There are lots of reasons for the deficit. BTW for a little prespective folks like you back in the Reagan years were unhappy with him and saying “No trillion dollar debt!” The deficit has to be reduced, but it make take a crisis to make the measures necessary to reduce it palatable to the majority of the electorate. And it likely is going to take both decreased expenditures and increased revenues. Pain all around will be required. I hate it; you hate it; but do the math on it.

      So, you and folks like McDaniel and the UCF don’t like a lot that is giong on. Me either. But continuing to accuse your Republican brethern of not being conservatives or of being a corrupt establishment will do nothing toward solutions that will require all Republicans to come together.

      • MichaelW says:

        Yes, the lines are getting more and more blurred, hard to tell the Democrats from the Republicans. So because of the circumstances you think being corrupt is an O.K. deal as long as we can just all get along and quit calling each other names, sorry I wasn’t raised this way. Why haven’t you spoken out against the racist ads by the Barbours and the established mississippi Republicans during the Senate race, and yes that was immoral and sometimes illegal for those that voted in both primaries. Sorry, you are just plain wrong when you say that their was nothing wrong or illegal about the cross over voting. Your comments are always totally for pro establishment career politicians. We don’t need to attack each other, we don’t need to rock the boat, but sometimes you have to do these things or guess what, nothing happens or nothing changes. And yes the Republican establishment is the leaders of both houses, the entrenched career politicians, the super pacs and their families and cronies regardless of how you sugarcoat it. We have allowed career politicians to entrench us in debt for generations to come, shame on the politicians for doing it, shame on us for allowing it, and shame on us for saying it is O.K. I also agree that it will take a concentrated effort on all people to change the ways of Washington and maybe one day you can make the effort to point out the short comings of our career politicians instead of just saying well we need to come together for the betterment of the party so we can get things done. These career politicians,Cochran, McConnell, and many others have been there for over 40 years, how much time do they need? Guess what, you and I will be dead one day and we will leave this mess to our children and grandchildren, shame on you and I for allowing it and for waiting so long to speak out about it.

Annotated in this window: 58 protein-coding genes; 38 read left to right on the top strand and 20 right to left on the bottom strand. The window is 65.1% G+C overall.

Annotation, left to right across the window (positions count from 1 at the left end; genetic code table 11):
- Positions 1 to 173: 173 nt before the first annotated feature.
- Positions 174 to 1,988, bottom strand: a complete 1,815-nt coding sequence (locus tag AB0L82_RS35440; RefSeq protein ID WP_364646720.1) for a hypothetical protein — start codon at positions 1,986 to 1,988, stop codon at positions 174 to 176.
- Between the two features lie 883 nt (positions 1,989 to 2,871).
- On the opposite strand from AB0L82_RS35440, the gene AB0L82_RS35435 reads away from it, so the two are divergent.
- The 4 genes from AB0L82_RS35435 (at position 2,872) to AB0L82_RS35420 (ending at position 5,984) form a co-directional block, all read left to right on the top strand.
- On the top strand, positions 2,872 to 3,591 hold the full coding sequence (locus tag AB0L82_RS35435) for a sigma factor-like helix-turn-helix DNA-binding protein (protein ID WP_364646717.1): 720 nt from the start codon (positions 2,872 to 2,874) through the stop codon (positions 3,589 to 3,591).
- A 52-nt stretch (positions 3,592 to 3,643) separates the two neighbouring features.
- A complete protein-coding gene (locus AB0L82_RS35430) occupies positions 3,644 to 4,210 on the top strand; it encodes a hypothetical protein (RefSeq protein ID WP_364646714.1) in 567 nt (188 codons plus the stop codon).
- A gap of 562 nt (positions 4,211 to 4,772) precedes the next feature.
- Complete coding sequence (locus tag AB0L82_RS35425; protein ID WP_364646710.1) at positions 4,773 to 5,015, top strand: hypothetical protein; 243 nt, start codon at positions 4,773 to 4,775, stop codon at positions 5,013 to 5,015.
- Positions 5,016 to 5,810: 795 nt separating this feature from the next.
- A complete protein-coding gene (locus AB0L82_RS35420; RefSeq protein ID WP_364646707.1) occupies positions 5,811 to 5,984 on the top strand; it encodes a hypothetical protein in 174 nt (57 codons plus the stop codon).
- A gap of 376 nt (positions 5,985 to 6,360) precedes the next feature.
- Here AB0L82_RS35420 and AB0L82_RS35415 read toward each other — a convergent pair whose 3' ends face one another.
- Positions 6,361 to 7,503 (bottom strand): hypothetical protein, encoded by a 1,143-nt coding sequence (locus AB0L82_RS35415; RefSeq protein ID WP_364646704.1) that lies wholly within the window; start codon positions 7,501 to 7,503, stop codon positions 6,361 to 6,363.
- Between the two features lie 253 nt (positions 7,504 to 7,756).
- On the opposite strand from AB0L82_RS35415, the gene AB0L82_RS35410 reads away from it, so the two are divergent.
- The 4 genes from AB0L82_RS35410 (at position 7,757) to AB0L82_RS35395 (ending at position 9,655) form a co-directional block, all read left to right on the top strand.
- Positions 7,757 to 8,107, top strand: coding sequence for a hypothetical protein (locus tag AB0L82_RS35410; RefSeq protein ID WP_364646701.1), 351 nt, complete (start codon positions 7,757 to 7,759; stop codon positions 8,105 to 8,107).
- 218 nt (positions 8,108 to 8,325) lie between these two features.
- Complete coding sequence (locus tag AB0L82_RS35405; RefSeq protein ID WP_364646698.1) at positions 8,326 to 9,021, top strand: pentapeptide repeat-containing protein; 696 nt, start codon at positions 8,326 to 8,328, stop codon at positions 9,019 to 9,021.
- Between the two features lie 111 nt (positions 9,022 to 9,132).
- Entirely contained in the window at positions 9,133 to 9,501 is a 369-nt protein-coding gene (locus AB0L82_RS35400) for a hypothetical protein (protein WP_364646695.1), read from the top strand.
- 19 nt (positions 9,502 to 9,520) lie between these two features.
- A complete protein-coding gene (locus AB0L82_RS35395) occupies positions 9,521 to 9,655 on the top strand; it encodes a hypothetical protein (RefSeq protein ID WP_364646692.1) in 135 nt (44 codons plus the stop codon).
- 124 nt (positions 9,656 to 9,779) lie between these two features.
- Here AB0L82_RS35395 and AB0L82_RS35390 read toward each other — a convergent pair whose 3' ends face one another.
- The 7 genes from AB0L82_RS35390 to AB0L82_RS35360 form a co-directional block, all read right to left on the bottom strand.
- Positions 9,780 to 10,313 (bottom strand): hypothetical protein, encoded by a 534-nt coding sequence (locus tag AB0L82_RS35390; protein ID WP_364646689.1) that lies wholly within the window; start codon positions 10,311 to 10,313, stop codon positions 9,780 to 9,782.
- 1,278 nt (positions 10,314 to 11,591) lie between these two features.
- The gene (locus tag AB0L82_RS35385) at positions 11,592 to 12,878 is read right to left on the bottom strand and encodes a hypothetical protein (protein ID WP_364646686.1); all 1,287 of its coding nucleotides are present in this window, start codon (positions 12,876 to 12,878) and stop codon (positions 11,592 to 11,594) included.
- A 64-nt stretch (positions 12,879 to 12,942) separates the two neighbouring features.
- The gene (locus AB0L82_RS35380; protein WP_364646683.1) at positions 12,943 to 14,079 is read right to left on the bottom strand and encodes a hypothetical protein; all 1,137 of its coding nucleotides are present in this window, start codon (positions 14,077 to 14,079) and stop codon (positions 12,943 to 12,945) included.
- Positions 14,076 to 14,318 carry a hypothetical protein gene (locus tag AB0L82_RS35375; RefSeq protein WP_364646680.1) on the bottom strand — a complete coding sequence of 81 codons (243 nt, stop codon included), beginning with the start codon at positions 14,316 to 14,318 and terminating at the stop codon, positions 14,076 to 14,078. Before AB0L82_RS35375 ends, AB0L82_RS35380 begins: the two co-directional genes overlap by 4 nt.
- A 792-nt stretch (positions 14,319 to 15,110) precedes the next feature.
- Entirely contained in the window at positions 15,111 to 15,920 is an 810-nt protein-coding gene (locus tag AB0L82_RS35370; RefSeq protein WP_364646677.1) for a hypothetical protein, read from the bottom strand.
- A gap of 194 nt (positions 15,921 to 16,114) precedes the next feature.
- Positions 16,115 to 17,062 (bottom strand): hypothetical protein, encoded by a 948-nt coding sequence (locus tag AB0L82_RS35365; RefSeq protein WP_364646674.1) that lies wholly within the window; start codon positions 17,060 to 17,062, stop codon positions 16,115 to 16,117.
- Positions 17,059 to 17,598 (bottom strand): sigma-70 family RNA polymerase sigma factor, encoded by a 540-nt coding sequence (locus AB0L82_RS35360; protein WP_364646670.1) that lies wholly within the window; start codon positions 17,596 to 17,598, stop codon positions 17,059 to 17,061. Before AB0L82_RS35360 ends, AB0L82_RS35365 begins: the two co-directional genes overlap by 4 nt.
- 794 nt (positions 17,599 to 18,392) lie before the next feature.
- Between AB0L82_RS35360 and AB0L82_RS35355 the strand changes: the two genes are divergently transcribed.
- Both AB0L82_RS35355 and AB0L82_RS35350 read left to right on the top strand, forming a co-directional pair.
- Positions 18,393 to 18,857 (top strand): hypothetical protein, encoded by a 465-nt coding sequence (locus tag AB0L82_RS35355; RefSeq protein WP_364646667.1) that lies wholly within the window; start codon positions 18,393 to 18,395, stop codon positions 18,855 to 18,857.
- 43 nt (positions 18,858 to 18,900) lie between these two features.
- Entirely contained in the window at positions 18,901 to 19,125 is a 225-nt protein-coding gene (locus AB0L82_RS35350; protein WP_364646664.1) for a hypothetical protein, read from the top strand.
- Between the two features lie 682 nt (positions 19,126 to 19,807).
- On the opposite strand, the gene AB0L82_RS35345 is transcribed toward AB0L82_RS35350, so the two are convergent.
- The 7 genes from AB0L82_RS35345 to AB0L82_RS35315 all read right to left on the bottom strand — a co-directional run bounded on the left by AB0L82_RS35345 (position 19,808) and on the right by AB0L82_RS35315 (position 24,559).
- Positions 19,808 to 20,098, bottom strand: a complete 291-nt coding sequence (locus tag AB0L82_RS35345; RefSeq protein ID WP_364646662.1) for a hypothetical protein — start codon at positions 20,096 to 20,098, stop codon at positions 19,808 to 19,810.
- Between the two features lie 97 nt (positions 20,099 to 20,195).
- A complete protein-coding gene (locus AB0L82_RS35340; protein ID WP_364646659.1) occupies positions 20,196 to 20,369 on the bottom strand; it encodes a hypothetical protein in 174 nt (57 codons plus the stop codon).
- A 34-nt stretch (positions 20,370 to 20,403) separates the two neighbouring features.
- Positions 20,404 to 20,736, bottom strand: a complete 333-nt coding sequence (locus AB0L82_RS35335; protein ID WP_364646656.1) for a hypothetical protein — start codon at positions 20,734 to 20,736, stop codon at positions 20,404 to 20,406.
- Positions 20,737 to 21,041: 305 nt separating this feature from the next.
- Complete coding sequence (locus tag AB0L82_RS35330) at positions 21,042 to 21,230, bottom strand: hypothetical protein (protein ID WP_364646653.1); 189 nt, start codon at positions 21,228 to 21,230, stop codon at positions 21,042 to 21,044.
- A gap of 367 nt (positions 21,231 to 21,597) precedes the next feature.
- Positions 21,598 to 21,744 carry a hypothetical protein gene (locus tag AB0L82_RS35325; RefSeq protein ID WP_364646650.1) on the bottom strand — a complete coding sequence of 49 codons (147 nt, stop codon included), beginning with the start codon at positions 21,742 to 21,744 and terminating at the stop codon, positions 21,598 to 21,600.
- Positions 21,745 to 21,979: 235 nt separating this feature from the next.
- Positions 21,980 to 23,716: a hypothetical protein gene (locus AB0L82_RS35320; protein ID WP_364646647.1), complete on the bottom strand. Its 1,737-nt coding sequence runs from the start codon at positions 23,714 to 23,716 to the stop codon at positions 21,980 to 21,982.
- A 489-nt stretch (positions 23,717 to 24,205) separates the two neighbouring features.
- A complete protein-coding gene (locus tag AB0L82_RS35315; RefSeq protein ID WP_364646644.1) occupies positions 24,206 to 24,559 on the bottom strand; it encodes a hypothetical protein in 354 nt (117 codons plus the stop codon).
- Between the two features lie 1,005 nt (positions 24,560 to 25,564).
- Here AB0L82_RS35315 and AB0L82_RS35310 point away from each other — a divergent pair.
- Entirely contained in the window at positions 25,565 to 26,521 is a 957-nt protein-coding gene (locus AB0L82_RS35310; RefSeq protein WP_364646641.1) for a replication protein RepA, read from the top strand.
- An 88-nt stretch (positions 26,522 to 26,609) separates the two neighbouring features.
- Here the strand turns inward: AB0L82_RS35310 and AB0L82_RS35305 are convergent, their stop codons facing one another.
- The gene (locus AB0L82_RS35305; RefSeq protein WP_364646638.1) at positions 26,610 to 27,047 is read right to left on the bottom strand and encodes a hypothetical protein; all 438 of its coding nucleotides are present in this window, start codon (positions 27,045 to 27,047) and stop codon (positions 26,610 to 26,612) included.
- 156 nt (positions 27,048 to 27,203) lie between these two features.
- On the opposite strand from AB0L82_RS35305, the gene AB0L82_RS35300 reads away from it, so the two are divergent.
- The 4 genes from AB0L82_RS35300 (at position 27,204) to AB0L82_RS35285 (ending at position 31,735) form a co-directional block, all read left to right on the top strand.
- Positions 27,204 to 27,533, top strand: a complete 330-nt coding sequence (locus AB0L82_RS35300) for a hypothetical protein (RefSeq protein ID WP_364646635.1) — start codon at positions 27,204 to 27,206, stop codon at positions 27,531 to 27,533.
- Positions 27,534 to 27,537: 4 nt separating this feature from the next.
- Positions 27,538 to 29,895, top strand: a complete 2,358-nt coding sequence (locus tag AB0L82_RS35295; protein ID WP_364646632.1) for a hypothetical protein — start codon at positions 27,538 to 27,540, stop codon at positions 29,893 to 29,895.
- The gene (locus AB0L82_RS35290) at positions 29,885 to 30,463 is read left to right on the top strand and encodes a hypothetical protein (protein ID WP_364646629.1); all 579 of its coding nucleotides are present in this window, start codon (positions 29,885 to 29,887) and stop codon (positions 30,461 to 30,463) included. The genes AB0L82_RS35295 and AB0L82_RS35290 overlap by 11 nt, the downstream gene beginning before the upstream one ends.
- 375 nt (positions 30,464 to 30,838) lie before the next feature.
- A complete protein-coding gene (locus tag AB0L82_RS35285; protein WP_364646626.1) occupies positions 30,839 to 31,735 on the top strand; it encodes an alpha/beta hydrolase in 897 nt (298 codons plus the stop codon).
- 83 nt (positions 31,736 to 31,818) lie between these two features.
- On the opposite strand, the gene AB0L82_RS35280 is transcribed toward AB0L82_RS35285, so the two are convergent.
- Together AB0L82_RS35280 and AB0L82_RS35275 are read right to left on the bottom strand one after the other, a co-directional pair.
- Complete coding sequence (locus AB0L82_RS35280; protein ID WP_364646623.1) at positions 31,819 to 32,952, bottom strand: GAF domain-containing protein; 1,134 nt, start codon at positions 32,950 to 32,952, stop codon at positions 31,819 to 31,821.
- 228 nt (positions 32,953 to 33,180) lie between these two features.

7. William Smith says:

    Michael, I don’t know how old you are, but the reality is that the lines are now more distinct than I can remember their ever being. I was born in ’47. There are so distinct that it is almost impossible for the House and Senate to act except on things that absolutely have to be done like funding the government or for which there is strong bipartisan support like fixing the doctor reimbursements for Medicare and asserting the Congress’ authority on the Iraq deali. It is true that Mitch McConnell runs the Senate in a very different way from Harry Reid. More open more willing to allow amendments and debate, more respectful of rights if individual Senators, etc. If that’s blurring any lines, then let’s blur them.